excerpt …No mother is a cliché
For many reasons, it might have been easier for me to celebrate a commemoration of women’s pacifism and civic contributions while I was growing up. When I was in my teens and 20s, I found Mother’s Day particularly difficult. The social expectations around the holiday seemed to revolve around honouring a type of Leave it to Beaver domestic goddess. I could never find a card that could even start to describe the complex feelings I had about my complex mother. We had a challenging relationship. Even though I deeply respected and admired her devotion to medicine, her hard work and many talents in making music and art, I mostly tried to stay out of her way, leery of her sudden rages and tirades. Even back then, I realized she was parenting as best as she could with no parenting role models herself. During her childhood, her own mother had disliked her for being a daughter and had little to do with her upbringing. And my maternal grandmother in turn had been sold as a young girl by my great-grandmother, her mother. My class-conscious paternal grandmother was distant and disapproving.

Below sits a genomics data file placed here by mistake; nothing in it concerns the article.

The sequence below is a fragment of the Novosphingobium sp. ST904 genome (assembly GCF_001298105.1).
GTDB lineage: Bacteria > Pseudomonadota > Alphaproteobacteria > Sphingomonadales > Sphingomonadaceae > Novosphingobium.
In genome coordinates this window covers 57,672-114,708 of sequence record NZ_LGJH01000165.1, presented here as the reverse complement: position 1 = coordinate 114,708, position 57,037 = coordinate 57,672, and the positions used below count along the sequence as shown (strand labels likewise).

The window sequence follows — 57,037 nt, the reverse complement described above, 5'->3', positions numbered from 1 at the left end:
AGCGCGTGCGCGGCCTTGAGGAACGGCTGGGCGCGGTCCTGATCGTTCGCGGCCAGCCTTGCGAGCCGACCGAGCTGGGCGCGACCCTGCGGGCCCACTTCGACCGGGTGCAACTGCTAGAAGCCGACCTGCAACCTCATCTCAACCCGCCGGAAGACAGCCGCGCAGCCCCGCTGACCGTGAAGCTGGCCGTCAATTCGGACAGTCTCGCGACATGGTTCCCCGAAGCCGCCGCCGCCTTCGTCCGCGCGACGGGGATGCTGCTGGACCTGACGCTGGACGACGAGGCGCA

As a result, I grew up somewhat alienated from the inherent glorification and idealization of motherhood embodied in Mother’s Day, forced to profess sentiments I didn’t necessarily feel, while being riddled with guilt for not feeling them.
When I became a mother myself, I questioned gender stereotypes and the unequal division of domestic duties the same way my own mother did, but gained a deeper understanding of the significance, challenges and pleasures of parenthood from the years of sleepless nights to the delights of receiving another bouquet of freshly plucked dandelions. Perhaps Anna Jarvis was right that greeting cards could never suffice: no parent can be reduced to a few cliché-ridden stanzas in a store-bought card….